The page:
Page:Dictionary of National Biography. Sup. Vol II (1901).djvu/416

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1876. Until the construction of the Manchester and Liverpool ship canal, this was (after the Suez canal) the most important work of its kind which had been carried out, the canal being sixteen miles long with a depth of twenty-three feet; it also involved very difficult and complicated work in connection with the locks on the Zuyder Zee and at Ymuiden (see Proc. Inst. Civil Engineers, Ixii. 1).

In 1860 he was appointed sole royal commissioner to inquire into the question of providing the city of Dublin with a proper water supply, and he recommended that Mr. Hassard's scheme for obtaining water from the Vartry should be adopted; this scheme was afterwards carried out. Again, in 1874, he was sole royal commissioner to inquire into the best means of remedying the evils caused by the pollution of the Clyde and its tributaries. He was also responsible for a very considerable amount of drainage work in the fen country in the eastern part of England, one very noteworthy piece of work being the design, in 1862, of a dam to shut out the tide from the middle level drain in Norfolk, the outfall sluice at St. Germains having given way. Across the dam which he constructed, sixteen large siphons, each three and a half feet in diameter, were laid, and they were sufficient for the drainage of the district for many years (ib. xxii. 497).

Among other government committees upon which Hawkshaw served may be mentioned a departmental committee in 1868 to inquire into the construction, condition, and cost of the fortifications which were in existence, or in course of erection, in the kingdom. In 1880 he served on a committee of the board of trade to investigate the effect of wind pressure on railway structures; and when the electric telegraphs were purchased by the government from the various companies in 1868, he was appointed by the act the arbitrator to distribute the purchase money among the different companies and the various shareholders.

Though he was never a strong politician, Hawkshaw stood as a liberal candidate for Andover in 1863, but was defeated; and again in 1865 he proposed to stand as a candidate for Lyme Regis, but withdrew just before the date of the election.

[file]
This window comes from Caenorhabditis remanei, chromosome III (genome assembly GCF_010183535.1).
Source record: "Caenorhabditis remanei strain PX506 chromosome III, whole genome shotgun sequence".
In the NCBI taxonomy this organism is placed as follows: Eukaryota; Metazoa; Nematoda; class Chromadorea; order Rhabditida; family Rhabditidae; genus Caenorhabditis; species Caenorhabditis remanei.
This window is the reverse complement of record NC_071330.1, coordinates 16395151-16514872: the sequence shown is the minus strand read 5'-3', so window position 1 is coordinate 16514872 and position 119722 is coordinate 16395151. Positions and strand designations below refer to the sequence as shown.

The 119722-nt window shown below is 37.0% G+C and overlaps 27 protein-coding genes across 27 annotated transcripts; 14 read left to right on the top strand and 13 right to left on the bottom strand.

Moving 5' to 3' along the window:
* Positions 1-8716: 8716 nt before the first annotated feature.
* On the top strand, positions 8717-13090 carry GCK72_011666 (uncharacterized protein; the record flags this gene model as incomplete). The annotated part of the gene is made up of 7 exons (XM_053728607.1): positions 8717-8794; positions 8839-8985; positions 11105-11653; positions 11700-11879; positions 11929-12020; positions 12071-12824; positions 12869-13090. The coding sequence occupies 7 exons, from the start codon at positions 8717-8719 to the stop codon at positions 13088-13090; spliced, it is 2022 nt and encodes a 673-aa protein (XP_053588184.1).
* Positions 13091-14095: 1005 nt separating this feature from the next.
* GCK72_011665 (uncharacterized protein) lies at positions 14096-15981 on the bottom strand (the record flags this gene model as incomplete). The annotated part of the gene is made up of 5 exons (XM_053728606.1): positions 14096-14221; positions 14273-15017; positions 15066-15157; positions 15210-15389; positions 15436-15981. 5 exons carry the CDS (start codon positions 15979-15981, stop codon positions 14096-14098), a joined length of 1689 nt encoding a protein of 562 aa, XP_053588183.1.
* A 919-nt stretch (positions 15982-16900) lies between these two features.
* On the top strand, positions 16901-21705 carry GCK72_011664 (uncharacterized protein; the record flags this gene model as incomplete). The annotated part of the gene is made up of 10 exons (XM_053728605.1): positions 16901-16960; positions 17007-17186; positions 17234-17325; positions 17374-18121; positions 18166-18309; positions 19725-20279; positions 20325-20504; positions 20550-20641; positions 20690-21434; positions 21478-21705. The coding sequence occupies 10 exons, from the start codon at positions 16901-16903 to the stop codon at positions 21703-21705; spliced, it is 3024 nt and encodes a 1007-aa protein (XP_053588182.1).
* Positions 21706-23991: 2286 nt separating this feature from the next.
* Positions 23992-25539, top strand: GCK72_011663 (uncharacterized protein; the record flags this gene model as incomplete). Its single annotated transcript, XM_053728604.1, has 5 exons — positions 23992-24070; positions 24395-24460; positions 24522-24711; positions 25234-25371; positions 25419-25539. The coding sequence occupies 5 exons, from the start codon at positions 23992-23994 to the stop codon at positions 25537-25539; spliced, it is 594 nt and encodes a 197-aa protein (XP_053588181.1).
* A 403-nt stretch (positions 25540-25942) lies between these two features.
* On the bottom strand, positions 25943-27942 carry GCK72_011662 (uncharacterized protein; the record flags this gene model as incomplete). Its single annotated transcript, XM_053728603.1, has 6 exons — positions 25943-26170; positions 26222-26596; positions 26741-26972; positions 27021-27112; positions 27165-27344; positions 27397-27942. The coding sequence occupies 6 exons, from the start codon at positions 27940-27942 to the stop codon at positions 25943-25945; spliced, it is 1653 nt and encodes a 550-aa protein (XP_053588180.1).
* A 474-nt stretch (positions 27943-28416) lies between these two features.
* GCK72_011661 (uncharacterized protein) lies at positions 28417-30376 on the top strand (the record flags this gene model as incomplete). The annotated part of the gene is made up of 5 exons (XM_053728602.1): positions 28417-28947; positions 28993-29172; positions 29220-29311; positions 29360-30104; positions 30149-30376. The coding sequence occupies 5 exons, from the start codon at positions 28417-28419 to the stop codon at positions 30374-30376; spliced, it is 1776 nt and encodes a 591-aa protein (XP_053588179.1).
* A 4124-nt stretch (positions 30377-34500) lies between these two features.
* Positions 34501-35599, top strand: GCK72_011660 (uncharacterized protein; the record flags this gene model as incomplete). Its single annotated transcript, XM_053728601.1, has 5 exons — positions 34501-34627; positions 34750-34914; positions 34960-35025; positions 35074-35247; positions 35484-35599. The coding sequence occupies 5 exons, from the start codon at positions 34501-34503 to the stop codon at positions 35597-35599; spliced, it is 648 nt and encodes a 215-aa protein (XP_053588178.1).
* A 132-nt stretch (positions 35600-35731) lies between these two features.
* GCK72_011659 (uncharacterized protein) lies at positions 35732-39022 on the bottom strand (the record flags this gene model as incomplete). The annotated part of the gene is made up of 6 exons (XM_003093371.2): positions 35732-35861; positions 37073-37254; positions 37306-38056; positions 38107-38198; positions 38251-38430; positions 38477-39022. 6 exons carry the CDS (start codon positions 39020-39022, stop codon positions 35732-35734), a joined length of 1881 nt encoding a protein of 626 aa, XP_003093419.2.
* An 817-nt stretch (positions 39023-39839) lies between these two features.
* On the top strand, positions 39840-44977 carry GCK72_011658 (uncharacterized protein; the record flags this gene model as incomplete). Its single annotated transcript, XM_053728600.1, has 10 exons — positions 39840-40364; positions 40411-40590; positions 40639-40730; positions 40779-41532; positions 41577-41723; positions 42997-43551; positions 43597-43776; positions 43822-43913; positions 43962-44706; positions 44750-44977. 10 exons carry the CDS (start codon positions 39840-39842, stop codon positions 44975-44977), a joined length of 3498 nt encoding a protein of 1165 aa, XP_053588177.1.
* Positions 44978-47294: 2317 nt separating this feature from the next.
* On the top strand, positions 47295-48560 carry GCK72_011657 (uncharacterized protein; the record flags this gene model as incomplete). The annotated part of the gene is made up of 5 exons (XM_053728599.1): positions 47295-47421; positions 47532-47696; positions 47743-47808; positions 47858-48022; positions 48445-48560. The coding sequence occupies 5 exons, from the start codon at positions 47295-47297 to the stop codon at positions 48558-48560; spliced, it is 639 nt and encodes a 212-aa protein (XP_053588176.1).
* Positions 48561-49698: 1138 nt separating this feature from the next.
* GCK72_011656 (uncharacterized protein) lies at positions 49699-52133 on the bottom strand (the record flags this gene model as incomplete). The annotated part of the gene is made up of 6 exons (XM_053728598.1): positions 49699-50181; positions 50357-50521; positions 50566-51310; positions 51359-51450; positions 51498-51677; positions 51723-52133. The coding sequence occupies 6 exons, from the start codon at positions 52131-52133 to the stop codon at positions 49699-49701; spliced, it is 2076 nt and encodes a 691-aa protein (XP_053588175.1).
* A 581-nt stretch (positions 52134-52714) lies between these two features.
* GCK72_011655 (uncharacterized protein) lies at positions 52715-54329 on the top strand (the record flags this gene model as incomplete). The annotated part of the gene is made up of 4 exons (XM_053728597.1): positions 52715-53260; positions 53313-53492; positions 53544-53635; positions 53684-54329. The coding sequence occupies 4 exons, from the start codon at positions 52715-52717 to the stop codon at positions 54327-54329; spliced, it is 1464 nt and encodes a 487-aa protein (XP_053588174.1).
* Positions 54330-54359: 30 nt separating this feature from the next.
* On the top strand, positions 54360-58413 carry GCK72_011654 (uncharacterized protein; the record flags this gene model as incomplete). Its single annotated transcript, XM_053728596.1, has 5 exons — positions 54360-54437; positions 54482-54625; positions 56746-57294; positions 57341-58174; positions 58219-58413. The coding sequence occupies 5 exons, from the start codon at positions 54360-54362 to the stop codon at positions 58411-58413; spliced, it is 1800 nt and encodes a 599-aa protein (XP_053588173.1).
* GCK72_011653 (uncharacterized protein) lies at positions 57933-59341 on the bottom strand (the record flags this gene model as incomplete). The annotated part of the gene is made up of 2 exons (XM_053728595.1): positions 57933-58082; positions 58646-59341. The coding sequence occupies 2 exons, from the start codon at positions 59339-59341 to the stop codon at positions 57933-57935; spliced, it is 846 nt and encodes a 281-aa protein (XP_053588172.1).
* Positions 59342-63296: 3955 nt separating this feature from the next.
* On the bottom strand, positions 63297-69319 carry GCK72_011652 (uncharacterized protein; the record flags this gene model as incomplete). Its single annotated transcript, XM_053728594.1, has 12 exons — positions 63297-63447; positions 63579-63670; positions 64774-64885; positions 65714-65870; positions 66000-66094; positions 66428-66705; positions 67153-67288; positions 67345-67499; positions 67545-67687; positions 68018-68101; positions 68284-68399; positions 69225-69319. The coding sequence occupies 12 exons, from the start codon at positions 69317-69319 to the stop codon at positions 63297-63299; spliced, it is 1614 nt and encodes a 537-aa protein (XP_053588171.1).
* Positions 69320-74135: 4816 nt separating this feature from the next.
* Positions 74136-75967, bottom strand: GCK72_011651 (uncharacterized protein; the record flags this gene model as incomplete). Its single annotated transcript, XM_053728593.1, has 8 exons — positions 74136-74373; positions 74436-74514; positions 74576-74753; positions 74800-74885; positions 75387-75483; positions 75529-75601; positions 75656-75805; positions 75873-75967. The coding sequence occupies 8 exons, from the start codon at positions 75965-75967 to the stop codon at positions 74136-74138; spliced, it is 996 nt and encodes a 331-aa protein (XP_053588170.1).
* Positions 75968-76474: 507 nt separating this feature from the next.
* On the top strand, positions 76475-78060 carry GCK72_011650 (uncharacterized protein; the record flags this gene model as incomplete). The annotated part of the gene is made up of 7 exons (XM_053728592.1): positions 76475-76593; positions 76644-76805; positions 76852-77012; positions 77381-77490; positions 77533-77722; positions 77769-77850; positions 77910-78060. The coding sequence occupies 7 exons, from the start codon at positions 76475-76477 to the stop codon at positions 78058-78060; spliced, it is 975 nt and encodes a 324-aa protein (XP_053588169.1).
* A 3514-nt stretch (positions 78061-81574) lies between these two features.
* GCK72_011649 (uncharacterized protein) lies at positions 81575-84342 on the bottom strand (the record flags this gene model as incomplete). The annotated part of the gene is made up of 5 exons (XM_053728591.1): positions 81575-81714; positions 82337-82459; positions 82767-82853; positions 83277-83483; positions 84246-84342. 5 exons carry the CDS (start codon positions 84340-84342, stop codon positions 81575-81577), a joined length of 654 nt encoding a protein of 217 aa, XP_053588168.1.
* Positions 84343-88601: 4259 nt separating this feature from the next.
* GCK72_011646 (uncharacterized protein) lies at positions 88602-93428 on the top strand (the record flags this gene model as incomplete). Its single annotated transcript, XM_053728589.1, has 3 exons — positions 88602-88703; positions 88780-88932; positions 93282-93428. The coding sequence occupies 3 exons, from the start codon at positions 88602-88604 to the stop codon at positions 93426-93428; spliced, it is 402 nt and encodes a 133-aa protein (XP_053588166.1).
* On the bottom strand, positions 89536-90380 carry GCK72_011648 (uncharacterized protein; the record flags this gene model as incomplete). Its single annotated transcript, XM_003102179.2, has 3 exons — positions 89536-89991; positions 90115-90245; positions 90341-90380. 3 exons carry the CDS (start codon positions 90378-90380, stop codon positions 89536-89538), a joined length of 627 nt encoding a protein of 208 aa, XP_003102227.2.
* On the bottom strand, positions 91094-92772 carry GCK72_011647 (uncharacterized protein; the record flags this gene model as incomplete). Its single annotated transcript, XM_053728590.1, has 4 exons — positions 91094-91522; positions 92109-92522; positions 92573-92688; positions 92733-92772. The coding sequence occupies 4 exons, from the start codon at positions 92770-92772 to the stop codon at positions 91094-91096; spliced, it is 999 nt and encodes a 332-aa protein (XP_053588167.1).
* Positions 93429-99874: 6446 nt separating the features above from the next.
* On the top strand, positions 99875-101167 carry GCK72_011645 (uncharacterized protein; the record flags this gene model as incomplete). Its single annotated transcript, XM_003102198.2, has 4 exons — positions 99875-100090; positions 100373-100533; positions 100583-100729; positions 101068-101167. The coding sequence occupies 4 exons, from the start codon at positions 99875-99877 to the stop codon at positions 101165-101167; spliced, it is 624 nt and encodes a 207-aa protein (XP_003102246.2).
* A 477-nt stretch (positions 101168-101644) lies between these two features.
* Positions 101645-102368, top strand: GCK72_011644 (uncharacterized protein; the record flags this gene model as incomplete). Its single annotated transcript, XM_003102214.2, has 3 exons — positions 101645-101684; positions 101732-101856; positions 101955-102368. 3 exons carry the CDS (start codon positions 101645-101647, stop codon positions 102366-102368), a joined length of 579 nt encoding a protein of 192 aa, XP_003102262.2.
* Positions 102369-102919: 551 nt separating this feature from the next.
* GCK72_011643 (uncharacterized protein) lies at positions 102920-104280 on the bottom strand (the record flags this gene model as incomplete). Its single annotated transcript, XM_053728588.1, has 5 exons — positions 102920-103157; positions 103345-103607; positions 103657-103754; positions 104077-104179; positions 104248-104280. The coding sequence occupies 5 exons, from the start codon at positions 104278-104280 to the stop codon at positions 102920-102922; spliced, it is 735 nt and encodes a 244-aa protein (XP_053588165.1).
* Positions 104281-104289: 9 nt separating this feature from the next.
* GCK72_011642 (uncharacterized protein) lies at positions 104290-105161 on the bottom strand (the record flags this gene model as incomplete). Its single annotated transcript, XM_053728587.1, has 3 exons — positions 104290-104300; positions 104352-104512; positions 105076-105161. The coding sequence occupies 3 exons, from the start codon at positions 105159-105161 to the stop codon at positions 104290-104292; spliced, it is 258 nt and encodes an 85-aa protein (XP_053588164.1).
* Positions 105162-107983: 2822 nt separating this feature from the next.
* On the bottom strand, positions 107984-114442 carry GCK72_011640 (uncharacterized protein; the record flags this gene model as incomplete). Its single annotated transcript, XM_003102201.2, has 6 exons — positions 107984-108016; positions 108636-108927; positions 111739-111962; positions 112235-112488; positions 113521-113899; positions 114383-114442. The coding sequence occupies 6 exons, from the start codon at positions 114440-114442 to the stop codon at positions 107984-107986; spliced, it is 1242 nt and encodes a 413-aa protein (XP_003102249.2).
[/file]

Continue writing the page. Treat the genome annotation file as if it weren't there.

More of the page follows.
In 1855 he was elected a fellow of the Royal Society, and in 1873 was knighted. He was president of the Institution of Civil Engineers in 1862 and 1863, having joined that body in 1836; and in 1875 he held the office of president of the British Association.

Hawkshaw was without doubt one of the foremost civil engineers of the nineteenth century, not only on account of the importance of the works with which he was connected, but also on account of the wide field covered by his professional activity. Technical reports and his presidential addresses form practically the bulk of his literary work.

He died at his town residence, Belgrave Mansions, on 2 June 1891. He married in 1835 Ann, daughter of the Rev. James Jackson of Green Hammerton, Yorkshire. She died on 29 April 1885, aged 72.

There is an oil painting by Collins at the Institution of Civil Engineers, and another by Mr. G. F. Watts, R.A., in the possession of Mr. J. C. Hawkshaw at Hollycombe, Sussex, and also two earlier portraits, both at Hollycombe. Mr. Hawkshaw has a marble bust by Wontner; the Institution of Civil Engineers has also a marble bust and a small bronze head by Wynn.

The most important of his professional publications were his presidential addresses at the British Association (London, 1875) and the Institution of Civil Engineers (London, 1863); Reports on Dock and Harbour Works at Bristol (1860), Boston (1864), Holyhead (1873), Belfast (1870); on the Suez Canal (Paris, 1863; London, 1863); on the Great Western Railway Locomotive Department (1838), Lancashire and Yorkshire Railway Rolling Stock, &c. (1850), Narrow Gauge for India (1870); and on the Drainage of the River Witham (London, 1861, West. 1862, London, 1877), Thames Valley (1878), Purification of the Clyde (1876); The Present State of Geological Enquiry as to the Origin of Coal (1843).

[Obituary notice in Proc. Inst. Civil Engineers, vol. cvi.; Burke's Peerage &c. 1890; Times, 3 June 1891.]

T. H. B.

HAWKSLEY, THOMAS (1807–1893), civil engineer, was born at Arnold, near Nottingham, on 12 July 1807. He was educated at the Nottingham grammar school under Dr. Wood, and in 1822 began his articles with Mr. Staveley, architect and surveyor of Nottingham. He eventually became a partner in this business, which was carried on in Nottingham until he left for London in 1852.

Hawksley's fame as a civil engineer will in a great measure rest on the many extensive schemes for supplying water to large cities for which he was responsible, and it is noteworthy, therefore, that his first important piece of engineering work was connected with a scheme for additional water supply to the town of Nottingham in 1830. In 1845 he became engineer to the joint companies